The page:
The eastern gray squirrel ( Sciurus carolinensis ) outlasted many of the magnificent extinct species of Pleistocene megafauna because they are well adapted to survive in environments modified by man. They are just as much at home in suburbs, city parks, and 2nd growth forest of the countryside as they are in the middle of a pristine wilderness. Unlike western gray squirrels ( S. griseus ), they are not shy around man and will nest in backyards or even attics. They are nimble squirrels, able to jump from tree top to tree top in the young dense forests that replace abandoned agricultural lands. And they have a unique way of spreading their populations. Every September, juvenile eastern gray squirrels begin to expand their range and forage for acorns and nuts. After they have spent enough time burying acorns in a certain area, they establish an home range there. This process is known as the “September shuffle.” During colonial times when there were still vast tracks of timber, this September shuffle could seem like a massive migration, especially during years of poor mast production following a year of heavy mast production that increased squirrel numbers. (See: https://markgelbart.wordpress.com/2012/08/24/squirrel-migrations/ )
Eastern gray squirrels thrive everywhere they’ve been introduced–England, Ireland, Italy, South Africa, western Canada, and Australia (where they were eventually eradicated by man). Much to the consternation of English naturalists, they have almost completely displaced native European red squirrels ( S. vulgaris ) on the British Isles. There are several possible reasons for this displacement. Eastern grays are carriers of a virus that may be fatal to European red squirrels. They may also disrupt red squirrel mating and outcompete them for food, and they are simply better adapted to living adjacent to people. But the most compelling ecological explanation involves comparing European and American Ice Ages.
The American eastern gray squirrel in Brandon Hill Park, Bristol, England. Gray squirrels are better adapted to living in deciduous woodlands than native red squirrels and they are displacing them.
The Eurasian red squirrel is being displaced by introduced American gray squirrels in Great Britain and Italy.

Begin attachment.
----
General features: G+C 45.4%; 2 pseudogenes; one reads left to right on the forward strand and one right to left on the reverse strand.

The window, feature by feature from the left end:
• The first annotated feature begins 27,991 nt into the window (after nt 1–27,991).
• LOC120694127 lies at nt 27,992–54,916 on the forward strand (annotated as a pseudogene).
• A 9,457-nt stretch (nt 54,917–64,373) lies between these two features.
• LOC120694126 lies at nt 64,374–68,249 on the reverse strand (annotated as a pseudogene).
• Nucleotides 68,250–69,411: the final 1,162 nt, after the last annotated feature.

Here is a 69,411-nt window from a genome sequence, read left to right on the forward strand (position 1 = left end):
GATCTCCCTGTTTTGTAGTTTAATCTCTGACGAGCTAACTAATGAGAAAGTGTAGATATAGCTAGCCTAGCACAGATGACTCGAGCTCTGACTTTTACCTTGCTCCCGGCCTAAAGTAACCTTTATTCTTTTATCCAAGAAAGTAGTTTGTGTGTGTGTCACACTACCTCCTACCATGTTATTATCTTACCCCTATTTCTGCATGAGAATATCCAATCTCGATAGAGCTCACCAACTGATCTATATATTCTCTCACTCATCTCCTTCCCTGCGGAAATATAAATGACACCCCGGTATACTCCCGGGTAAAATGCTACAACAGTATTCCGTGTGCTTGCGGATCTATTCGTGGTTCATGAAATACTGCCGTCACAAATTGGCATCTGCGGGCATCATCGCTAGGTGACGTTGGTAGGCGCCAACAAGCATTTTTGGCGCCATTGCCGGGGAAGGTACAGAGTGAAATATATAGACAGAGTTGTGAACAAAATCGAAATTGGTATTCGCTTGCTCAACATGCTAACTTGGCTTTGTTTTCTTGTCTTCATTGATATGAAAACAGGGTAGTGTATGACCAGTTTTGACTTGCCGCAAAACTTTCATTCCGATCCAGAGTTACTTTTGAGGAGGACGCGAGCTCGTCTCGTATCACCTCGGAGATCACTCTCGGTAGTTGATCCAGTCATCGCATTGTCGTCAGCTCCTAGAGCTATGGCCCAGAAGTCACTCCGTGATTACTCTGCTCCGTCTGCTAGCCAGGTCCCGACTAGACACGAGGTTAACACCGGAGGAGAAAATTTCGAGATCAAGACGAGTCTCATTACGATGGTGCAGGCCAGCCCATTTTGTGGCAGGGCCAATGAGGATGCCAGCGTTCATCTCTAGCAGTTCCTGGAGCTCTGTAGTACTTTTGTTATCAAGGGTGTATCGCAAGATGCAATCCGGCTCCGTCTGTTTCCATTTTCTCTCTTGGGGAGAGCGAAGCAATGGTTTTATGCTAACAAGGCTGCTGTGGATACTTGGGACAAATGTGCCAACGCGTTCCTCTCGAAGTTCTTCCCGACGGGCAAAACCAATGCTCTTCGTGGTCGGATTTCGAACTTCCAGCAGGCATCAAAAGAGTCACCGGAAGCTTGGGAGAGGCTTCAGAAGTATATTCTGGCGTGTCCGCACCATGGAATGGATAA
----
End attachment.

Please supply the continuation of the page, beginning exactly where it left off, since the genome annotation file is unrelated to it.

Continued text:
In Europe glaciers covered a greater percentage of territory than they did in North America. Most of the unglaciated region consisted of grassy or shrubby mammoth steppe with pockets of spruce and pine growing in moist protected areas. Some southerly lowlands supported more extensive conifer forests. The deciduous oak forests that dominate most of Europe today were restricted to narrow strips along the Mediterranean coast. Because glacial stages were 5-10 times longer than interglacials, European red squirrels became better adapted to live in conifer forests. However, in North America, even during the severest stadials, there were always extensive oak and oak/pine forests that supported large populations of gray squirrels. Eastern grays evolved the ability to digest acorns better than red squirrels can. Although eastern grays are not native to Europe, they are a better fit for the interglacial oak forests that exist there today. Ecological displacement of 1 species by another has occurred thousands of times during earth’s history. People may object to the displacement of European reds by eastern grays because man played a role in the introduction of the latter, but it is not unnatural or detrimental to the overall ecosystem in this case.
Eastern grays along with California ground squirrels, introduced fox squirrels ( S. niger ), and turkeys are displacing and outcompeting western gray squirrels on the Pacific coast of North America. All seem to be better adapted to anthropogenic environments. Western grays are now restricted to deep wilderness preserves. Introduced eastern gray squirrels are also displacing American red squirrels ( Tamiasciurus hudsonicus ) in British Columbia.
The American red squirrel is being displaced by gray squirrels in some parts of its range as well.
Taxidermic mounts of eastern and western gray squirrels. The western is larger with a bushier tail. Introduced Eastern gray squirrels and fox squirrels, as well as native California ground squirrels and turkeys are outcompeting western grays in suburban areas of California heavily modified by man.
Eastern gray squirrels have co-existed with fox squirrels for hundreds of thousands of years but are more common in many areas, including Richmond County, Georgia where I live. Eastern grays quickly recolonize agricultural land replaced by dense 2nd growth forest, while fox squirrels prefer mature forests with widely spaced trees. Because most of southeastern North America was clear cut between 1865-1945, gray squirrels have been quicker to return and spread throughout their range. Without human introduction fox squirrels may never return to formerly clear cut land.
Eastern gray squirrels boldly live next to people and their unique September shuffle makes them a super squirrel, able to expand their populations and survive where other squirrels can’t.
Bruemmer, Corrie; Peter Lurz, Karl Larsen, and John Gurnell
“Impact and Management of Alien Eastern Gray Squirrel in Great Britain and Italy: Lessons from British Columbia”
Proceedings of the Conference on the Biology and Management of Species and Habitats at Risk 1999